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std::vector<const MyType> not allowed

 
 
muzicmakr@yahoo.com
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      08-11-2008
I'm porting some code from windows to mac, and there are some
instances of std::vector<const MyType>, that compiled just fine on the
pc, but won't compile under gcc.

I'd never tried to do this particular construct myself, and after some
searching online, I found a post somewhere saying this isn't legal c++
because the standard containers need types that are assignable.

My questions-- is that correct? Why does visual studio allow it if
it's wrong? And is there some other way to try to preserve the intent
of the original? (Otherwise I'm just going to strip out the
consts.)

Thanks for your time!

mich
 
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James Kanze
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      08-12-2008
On Aug 12, 12:08 am, (E-Mail Removed) wrote:
> I'm porting some code from windows to mac, and there are some
> instances of std::vector<const MyType>, that compiled just
> fine on the pc, but won't compile under gcc.


> I'd never tried to do this particular construct myself, and
> after some searching online, I found a post somewhere saying
> this isn't legal c++ because the standard containers need
> types that are assignable.


> My questions-- is that correct? Why does visual studio allow
> it if it's wrong?


It's undefined behavior. It may cause an error when compiling,
it may compile, but do strange things during execution, or it
may work just fine.

> And is there some other way to try to preserve the intent of
> the original? (Otherwise I'm just going to strip out the
> consts.)


What is the intent of the original? Given the semantics of
vector, having a non-const vector of const objects doesn't make
much sense. And if you declare an std::vector< MyType > const,
there's no way you can get a non-const reference to any of the
elements.

--
James Kanze (GABI Software) email:(E-Mail Removed)
Conseils en informatique orientée objet/
Beratung in objektorientierter Datenverarbeitung
9 place Sémard, 78210 St.-Cyr-l'École, France, +33 (0)1 30 23 00 34
 
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Lance Diduck
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      08-12-2008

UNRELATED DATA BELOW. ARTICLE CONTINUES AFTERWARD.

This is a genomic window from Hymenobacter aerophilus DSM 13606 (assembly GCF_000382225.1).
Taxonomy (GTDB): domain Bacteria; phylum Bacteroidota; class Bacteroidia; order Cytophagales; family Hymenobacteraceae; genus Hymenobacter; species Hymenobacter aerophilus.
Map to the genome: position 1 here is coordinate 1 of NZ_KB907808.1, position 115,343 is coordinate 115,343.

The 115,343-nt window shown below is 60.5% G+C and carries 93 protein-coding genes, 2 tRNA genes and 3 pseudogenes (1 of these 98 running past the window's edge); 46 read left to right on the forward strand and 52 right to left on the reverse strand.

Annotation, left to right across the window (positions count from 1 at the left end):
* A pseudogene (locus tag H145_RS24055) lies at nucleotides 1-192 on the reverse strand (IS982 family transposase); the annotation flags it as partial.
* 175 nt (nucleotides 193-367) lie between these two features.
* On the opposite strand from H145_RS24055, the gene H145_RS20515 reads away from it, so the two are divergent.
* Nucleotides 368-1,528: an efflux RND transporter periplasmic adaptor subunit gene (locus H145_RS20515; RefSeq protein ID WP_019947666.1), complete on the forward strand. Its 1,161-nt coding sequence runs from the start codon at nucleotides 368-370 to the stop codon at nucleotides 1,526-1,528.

> My questions-- is that correct? *Why does visual studio allow it if
> it's wrong? *

MSVC probably allowed it because your code never uses a member
function that cared whether T was const or not. This is an example of
a struct that in one version allows a const whereas the other does not
template<class T>
struct Foo{
Foo(){}
#ifdef ALLOW_CONST_T
Foo(T const&v):var(v){}
#else
Foo(T const&v){
var=v;
}
#endif
T var;
};

Whether I define ALLOW_CONST_T or not does not change the behavior of
Foo(other than performance in certian cases of T) but one version
allows Foo<const X> and the other does not. And that only applies if
the user of Foo actually invokes that particular constructor.
So what is likely happening is that the particular mixture of user
code and how the container was implemented never actully hit upon
something that cared about the constness of T, whereas in the gcc
version it did.
Lance

 
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muzicmakr@yahoo.com
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      08-12-2008
Thanks for all the informative replies, they were very helpful.

mich
 
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pjp@plauger.com
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      08-12-2008
On Aug 11, 7:24*pm, Sam <(E-Mail Removed)> wrote:
> *application_pgp-signature_part
> < 1KViewDownload
>
> (E-Mail Removed) writes:
> > I'm porting some code from windows to mac, and there are some
> > instances of std::vector<const MyType>, that compiled just fine on the
> > pc, but won't compile under gcc.

>
> > I'd never tried to do this particular construct myself, and after some
> > searching online, I found a post somewhere saying this isn't legal c++
> > because the standard containers need types that are assignable.

>
> > My questions-- is that correct?

>
> That is correct.
>
> > * * * * * * * * * * * * * * * * *Why does visual studio allow it if
> > it's wrong?

>
> Because the very last thing that Microsoft wants you to do is write portable
> code that complies with commodity standards that are not controlled by
> Microsoft. Microsoft would like nothing more than to force you to write code
> that compiles only on Windows.


Nice guess, if a bit paranoid, but you're wrong. Dinkumware added the
capability to declare a container of const type because -- are you
ready for this? -- customers demanded it. And now the latest revision
of the C++ Standard calls for *all* implementations to support vectors
of const type for all operations that make sense.

So much for vendor lock in.

P.J. Plauger
Dinkumware, Ltd.
http://www.dinkumware.com

> > * * * * * * And is there some other way to try to preserve the intent
> > of the original? *(Otherwise I'm just going to strip out the
> > consts.)

>
> The "intent of the original" would be to declare the array as a plain,
> garden-variety std::vector<MyType>, and, in functions or a context that
> should not be able to modify the contents of the vector, pass it by
> reference as a const std::vector<MyType> &. Any code will have to access the
> vector using const_iterator, not iterator (you'll probably have to rewrite a
> whole bunch of stuff).
>
>
>
>
>
> > Thanks for your time!

>
> > mich- Hide quoted text -

>
> - Show quoted text -


 
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